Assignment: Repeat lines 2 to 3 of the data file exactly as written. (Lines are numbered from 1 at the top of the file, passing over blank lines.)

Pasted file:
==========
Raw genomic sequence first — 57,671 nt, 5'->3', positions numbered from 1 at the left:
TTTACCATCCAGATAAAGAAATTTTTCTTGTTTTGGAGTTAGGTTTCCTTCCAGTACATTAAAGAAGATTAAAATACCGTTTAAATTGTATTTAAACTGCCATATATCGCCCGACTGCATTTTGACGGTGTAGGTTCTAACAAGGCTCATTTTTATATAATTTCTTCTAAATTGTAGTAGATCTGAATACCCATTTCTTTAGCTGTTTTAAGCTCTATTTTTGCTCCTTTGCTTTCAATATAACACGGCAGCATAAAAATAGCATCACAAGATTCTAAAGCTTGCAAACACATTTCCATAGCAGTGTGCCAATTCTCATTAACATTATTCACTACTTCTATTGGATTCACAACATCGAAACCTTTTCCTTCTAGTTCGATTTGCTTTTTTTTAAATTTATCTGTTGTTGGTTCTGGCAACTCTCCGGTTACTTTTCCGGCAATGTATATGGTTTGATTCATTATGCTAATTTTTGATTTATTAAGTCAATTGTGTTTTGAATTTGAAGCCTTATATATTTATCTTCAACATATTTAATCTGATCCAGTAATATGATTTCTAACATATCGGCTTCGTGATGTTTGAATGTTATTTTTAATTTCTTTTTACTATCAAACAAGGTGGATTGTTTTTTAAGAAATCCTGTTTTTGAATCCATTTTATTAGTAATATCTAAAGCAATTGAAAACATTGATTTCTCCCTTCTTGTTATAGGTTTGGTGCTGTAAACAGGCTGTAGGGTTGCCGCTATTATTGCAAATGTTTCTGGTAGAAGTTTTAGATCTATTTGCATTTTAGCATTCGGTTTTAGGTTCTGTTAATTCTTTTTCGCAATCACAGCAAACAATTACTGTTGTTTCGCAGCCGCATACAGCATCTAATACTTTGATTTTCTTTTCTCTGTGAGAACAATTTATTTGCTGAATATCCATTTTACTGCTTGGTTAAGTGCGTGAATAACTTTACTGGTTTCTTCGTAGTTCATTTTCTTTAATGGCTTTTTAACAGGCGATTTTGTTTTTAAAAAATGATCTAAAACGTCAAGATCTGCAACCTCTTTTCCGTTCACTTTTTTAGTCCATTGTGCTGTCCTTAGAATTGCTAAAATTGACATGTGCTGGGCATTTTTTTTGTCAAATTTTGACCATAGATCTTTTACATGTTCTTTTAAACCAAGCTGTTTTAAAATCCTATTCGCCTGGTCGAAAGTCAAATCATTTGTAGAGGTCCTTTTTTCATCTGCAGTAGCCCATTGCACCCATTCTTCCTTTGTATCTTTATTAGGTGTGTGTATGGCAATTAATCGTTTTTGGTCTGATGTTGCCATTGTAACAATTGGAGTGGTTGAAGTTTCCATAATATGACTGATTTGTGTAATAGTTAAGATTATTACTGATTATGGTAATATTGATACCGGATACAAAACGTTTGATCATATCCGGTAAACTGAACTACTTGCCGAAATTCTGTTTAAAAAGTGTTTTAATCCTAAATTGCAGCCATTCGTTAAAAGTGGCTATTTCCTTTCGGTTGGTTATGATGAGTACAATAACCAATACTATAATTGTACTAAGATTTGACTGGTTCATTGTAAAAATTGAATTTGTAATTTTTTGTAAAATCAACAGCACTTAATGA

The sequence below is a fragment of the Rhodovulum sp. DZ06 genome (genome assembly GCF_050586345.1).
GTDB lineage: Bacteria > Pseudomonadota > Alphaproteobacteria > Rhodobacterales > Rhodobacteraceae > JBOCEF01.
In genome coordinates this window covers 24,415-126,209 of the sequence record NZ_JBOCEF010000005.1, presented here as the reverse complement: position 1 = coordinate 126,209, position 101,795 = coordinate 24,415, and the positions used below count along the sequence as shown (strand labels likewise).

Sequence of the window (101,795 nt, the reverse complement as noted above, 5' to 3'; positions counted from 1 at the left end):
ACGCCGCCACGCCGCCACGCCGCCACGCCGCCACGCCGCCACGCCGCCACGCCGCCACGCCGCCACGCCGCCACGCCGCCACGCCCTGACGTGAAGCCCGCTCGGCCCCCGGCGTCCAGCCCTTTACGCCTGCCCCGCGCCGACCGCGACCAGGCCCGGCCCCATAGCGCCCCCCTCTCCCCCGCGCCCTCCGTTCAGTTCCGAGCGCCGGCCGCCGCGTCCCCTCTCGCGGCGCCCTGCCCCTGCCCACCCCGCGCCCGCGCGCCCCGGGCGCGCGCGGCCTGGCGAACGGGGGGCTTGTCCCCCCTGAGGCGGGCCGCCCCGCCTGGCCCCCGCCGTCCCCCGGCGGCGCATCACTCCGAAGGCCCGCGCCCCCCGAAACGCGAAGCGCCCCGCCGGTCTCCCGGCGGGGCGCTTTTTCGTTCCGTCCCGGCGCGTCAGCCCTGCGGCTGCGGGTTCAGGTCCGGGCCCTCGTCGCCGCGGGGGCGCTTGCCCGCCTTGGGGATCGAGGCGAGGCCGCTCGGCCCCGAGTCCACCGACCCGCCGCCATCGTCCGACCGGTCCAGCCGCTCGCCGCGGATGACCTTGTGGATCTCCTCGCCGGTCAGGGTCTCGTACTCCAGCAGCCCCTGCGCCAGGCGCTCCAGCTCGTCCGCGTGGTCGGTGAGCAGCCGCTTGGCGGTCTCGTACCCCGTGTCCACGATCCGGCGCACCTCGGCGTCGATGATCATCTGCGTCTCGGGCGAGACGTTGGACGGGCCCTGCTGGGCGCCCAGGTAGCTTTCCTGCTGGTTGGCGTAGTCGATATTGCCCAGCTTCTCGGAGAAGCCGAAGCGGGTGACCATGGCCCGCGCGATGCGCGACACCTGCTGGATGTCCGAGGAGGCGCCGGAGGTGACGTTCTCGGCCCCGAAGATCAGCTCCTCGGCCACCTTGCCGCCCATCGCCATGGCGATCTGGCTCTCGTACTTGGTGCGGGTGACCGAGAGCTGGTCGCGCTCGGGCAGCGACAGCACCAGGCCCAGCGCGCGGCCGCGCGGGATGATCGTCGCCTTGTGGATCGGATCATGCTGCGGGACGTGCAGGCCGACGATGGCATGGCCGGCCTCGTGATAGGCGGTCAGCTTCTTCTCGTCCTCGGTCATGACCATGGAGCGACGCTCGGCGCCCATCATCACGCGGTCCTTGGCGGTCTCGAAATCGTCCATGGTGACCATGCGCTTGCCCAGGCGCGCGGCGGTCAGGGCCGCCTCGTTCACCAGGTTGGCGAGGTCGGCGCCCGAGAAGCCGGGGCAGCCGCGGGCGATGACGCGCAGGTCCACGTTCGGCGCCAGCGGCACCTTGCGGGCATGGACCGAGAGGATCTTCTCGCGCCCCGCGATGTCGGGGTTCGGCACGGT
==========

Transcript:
TTTACCATCCAGATAAAGAAATTTTTCTTGTTTTGGAGTTAGGTTTCCTTCCAGTACATTAAAGAAGATTAAAATACCGTTTAAATTGTATTTAAACTGCCATATATCGCCCGACTGCATTTTGACGGTGTAGGTTCTAACAAGGCTCATTTTTATATAATTTCTTCTAAATTGTAGTAGATCTGAATACCCATTTCTTTAGCTGTTTTAAGCTCTATTTTTGCTCCTTTGCTTTCAATATAACACGGCAGCATAAAAATAGCATCACAAGATTCTAAAGCTTGCAAACACATTTCCATAGCAGTGTGCCAATTCTCATTAACATTATTCACTACTTCTATTGGATTCACAACATCGAAACCTTTTCCTTCTAGTTCGATTTGCTTTTTTTTAAATTTATCTGTTGTTGGTTCTGGCAACTCTCCGGTTACTTTTCCGGCAATGTATATGGTTTGATTCATTATGCTAATTTTTGATTTATTAAGTCAATTGTGTTTTGAATTTGAAGCCTTATATATTTATCTTCAACATATTTAATCTGATCCAGTAATATGATTTCTAACATATCGGCTTCGTGATGTTTGAATGTTATTTTTAATTTCTTTTTACTATCAAACAAGGTGGATTGTTTTTTAAGAAATCCTGTTTTTGAATCCATTTTATTAGTAATATCTAAAGCAATTGAAAACATTGATTTCTCCCTTCTTGTTATAGGTTTGGTGCTGTAAACAGGCTGTAGGGTTGCCGCTATTATTGCAAATGTTTCTGGTAGAAGTTTTAGATCTATTTGCATTTTAGCATTCGGTTTTAGGTTCTGTTAATTCTTTTTCGCAATCACAGCAAACAATTACTGTTGTTTCGCAGCCGCATACAGCATCTAATACTTTGATTTTCTTTTCTCTGTGAGAACAATTTATTTGCTGAATATCCATTTTACTGCTTGGTTAAGTGCGTGAATAACTTTACTGGTTTCTTCGTAGTTCATTTTCTTTAATGGCTTTTTAACAGGCGATTTTGTTTTTAAAAAATGATCTAAAACGTCAAGATCTGCAACCTCTTTTCCGTTCACTTTTTTAGTCCATTGTGCTGTCCTTAGAATTGCTAAAATTGACATGTGCTGGGCATTTTTTTTGTCAAATTTTGACCATAGATCTTTTACATGTTCTTTTAAACCAAGCTGTTTTAAAATCCTATTCGCCTGGTCGAAAGTCAAATCATTTGTAGAGGTCCTTTTTTCATCTGCAGTAGCCCATTGCACCCATTCTTCCTTTGTATCTTTATTAGGTGTGTGTATGGCAATTAATCGTTTTTGGTCTGATGTTGCCATTGTAACAATTGGAGTGGTTGAAGTTTCCATAATATGACTGATTTGTGTAATAGTTAAGATTATTACTGATTATGGTAATATTGATACCGGATACAAAACGTTTGATCATATCCGGTAAACTGAACTACTTGCCGAAATTCTGTTTAAAAAGTGTTTTAATCCTAAATTGCAGCCATTCGTTAAAAGTGGCTATTTCCTTTCGGTTGGTTATGATGAGTACAATAACCAATACTATAATTGTACTAAGATTTGACTGGTTCATTGTAAAAATTGAATTTGTAATTTTTTGTAAAATCAACAGCACTTAATGA

The sequence below is a fragment of the Rhodovulum sp. DZ06 genome (genome assembly GCF_050586345.1).